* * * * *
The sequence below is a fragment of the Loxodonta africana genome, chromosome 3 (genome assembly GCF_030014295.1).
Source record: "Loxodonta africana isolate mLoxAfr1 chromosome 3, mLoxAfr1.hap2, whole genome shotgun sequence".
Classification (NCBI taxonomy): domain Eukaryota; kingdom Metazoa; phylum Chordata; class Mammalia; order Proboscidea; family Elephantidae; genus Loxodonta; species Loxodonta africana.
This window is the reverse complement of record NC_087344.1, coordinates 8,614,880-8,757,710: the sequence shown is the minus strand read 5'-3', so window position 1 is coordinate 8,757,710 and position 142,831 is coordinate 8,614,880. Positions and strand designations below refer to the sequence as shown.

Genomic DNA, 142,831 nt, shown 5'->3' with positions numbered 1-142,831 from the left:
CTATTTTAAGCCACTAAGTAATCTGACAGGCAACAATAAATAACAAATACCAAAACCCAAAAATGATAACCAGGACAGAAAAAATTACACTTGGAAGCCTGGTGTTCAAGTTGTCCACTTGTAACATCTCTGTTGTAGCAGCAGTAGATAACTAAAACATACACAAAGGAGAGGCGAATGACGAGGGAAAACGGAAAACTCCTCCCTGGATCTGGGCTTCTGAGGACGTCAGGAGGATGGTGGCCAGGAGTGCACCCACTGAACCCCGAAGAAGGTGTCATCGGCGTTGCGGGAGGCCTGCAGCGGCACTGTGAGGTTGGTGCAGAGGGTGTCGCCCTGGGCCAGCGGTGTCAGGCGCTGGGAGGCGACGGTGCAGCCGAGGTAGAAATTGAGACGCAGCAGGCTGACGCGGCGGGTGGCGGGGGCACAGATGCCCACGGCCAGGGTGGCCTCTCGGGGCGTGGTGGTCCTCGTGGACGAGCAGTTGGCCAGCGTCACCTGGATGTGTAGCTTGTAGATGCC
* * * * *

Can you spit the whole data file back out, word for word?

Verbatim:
The sequence below is a fragment of the Loxodonta africana genome, chromosome 3 (genome assembly GCF_030014295.1).
Source record: "Loxodonta africana isolate mLoxAfr1 chromosome 3, mLoxAfr1.hap2, whole genome shotgun sequence".
Classification (NCBI taxonomy): domain Eukaryota; kingdom Metazoa; phylum Chordata; class Mammalia; order Proboscidea; family Elephantidae; genus Loxodonta; species Loxodonta africana.
This window is the reverse complement of record NC_087344.1, coordinates 8,614,880-8,757,710: the sequence shown is the minus strand read 5'-3', so window position 1 is coordinate 8,757,710 and position 142,831 is coordinate 8,614,880. Positions and strand designations below refer to the sequence as shown.

Genomic DNA, 142,831 nt, shown 5'->3' with positions numbered 1-142,831 from the left:
CTATTTTAAGCCACTAAGTAATCTGACAGGCAACAATAAATAACAAATACCAAAACCCAAAAATGATAACCAGGACAGAAAAAATTACACTTGGAAGCCTGGTGTTCAAGTTGTCCACTTGTAACATCTCTGTTGTAGCAGCAGTAGATAACTAAAACATACACAAAGGAGAGGCGAATGACGAGGGAAAACGGAAAACTCCTCCCTGGATCTGGGCTTCTGAGGACGTCAGGAGGATGGTGGCCAGGAGTGCACCCACTGAACCCCGAAGAAGGTGTCATCGGCGTTGCGGGAGGCCTGCAGCGGCACTGTGAGGTTGGTGCAGAGGGTGTCGCCCTGGGCCAGCGGTGTCAGGCGCTGGGAGGCGACGGTGCAGCCGAGGTAGAAATTGAGACGCAGCAGGCTGACGCGGCGGGTGGCGGGGGCACAGATGCCCACGGCCAGGGTGGCCTCTCGGGGCGTGGTGGTCCTCGTGGACGAGCAGTTGGCCAGCGTCACCTGGATGTGTAGCTTGTAGATGCC